Trump accidentally outs top-secret SEAL team identities
Shortly after his first visit to US troops stationed in a war zone, US President Donald Trump posted a video on Twitter that showed him posing for pictures with service members who appear to be from SEAL Team Five in Iraq - without shielding their faces.
Mr Trump, who had taken criticism for not visiting US forces in hot zones, travelled with the first lady to the al-Asad Airbase near Baghdad, where he mingled with troops, signed MAGA hats and defended his decision to pull out of Syria.
But during the trip, which had been shrouded in secrecy earlier on Wednesday, the president apparently accidentally revealed classified information by showing the special-ops forces, the New York Post reported.
This masthead has chosen not to republish the soldiers' identities.
According to a pool report, details of Mr Trump's visit were embargoed until he finished addressing a group of 100 mostly elite members of the highly secretive unit engaged in combat operations in Iraq and Syria.
At one point, Mr Trump paused to take a selfie with US Navy Lt. Cmdr. Kyu Lee, who said he was the chaplain for SEAL Team Five, which is based in Coronado, California.
The chaplain said the US president told him: "Hey, in that case, let's take a picture."
After Air Force One left the country's airspace, Mr Trump posted a video in which Lee Greenwood's God Bless America is heard as he and Melania Trump posed for pictures with the special warfare operators clad in full battle gear and night-vision goggles.
Malcolm Nance, a former US Navy intelligence specialist, told Newsweek that posting the video ran against traditional procedures that are meant to protect the identities of US special operations forces in a combat zone.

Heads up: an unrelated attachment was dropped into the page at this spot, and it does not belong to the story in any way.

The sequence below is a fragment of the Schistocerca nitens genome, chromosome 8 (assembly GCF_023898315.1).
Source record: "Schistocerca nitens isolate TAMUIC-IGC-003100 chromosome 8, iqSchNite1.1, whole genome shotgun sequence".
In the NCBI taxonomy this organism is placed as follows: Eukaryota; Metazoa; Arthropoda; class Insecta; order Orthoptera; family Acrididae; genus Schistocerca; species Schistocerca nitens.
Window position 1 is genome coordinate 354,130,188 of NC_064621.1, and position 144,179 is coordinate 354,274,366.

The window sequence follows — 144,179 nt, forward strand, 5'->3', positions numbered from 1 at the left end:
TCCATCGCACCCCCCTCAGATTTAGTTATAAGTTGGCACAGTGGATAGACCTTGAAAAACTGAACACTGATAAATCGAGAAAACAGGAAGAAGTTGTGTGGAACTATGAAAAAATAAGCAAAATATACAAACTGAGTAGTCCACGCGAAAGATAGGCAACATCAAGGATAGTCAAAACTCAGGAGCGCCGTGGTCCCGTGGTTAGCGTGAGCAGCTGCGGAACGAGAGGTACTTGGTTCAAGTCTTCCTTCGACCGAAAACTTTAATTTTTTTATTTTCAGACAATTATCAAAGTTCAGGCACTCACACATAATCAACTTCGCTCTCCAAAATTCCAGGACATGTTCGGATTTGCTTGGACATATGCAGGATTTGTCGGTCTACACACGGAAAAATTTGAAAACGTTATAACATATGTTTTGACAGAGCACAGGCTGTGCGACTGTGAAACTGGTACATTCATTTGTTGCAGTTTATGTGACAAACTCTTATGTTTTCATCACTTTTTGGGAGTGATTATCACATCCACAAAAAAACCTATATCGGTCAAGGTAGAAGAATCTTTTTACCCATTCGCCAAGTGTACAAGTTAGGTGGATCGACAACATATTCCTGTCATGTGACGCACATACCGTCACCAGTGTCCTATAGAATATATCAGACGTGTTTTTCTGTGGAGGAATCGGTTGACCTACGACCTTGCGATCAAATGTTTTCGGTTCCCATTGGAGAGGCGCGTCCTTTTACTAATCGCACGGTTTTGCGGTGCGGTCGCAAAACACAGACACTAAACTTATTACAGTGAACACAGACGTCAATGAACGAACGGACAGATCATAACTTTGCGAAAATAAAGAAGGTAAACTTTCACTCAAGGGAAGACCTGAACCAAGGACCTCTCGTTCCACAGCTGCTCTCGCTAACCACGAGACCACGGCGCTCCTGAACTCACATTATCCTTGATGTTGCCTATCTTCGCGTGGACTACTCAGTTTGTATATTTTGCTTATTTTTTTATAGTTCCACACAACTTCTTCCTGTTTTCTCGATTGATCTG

"Operational security is the most important aspect of personnel deployments. The real names, faces, and identities, of personnel involved in special operations or activities, are usually a closely held secret in a combat zone," Mr Nance said.
"Revealing them casually, through an unusual media exposure even if it's the commander-in-chief, would prove a propaganda boom if any of this personnel are detained by a hostile government or captured by a terrorist group. There would be no denying who you are and what you do."
Contacted by Newsweek, the Pentagon referred questions to the White House, whose reps did not immediately respond to a request for comment from The Post.
The Naval Special Warfare Command also did not return a request for comment from Newsweek.
ANGRY IRAQI POLITICIANS TELL TRUMP TO GET OUT
Iraqi politicians have demanded US forces leave the country following Mr Trump's surprise visit which has been denounced as arrogant and a violation of Iraqi sovereignty.
Politicians from both blocs of Iraq's divided parliament on Thursday called for a vote to expel US troops and promised to schedule an extraordinary session to debate the matter.
"Parliament must clearly and urgently express its view about the ongoing American violations of Iraqi sovereignty," said Salam al-Shimiri.
Mr Trump, making his first presidential visit to troops in a troubled region, said he has no plans to withdraw the 5200 US forces in the country.
Containing foreign influence has become a hot-button issue in a year that saw al-Sadr supporters win the largest share of votes in May elections. Al-Sadr has called for curbing US and Iranian involvement in Iraqi affairs.
US troops are stationed in Iraq as part of the coalition against the Islamic State group. American forces withdrew in 2011 after invading in 2003 but returned in 2014 at the invitation of the Iraqi government to help fight the jihadist group.
But after defeating IS militants in their last urban bastions last year, Iraqi politicians and militia leaders are speaking out against the continued presence of US forces in Iraqi soil.
This article originally appeared in the New York Post and has been republished with permission.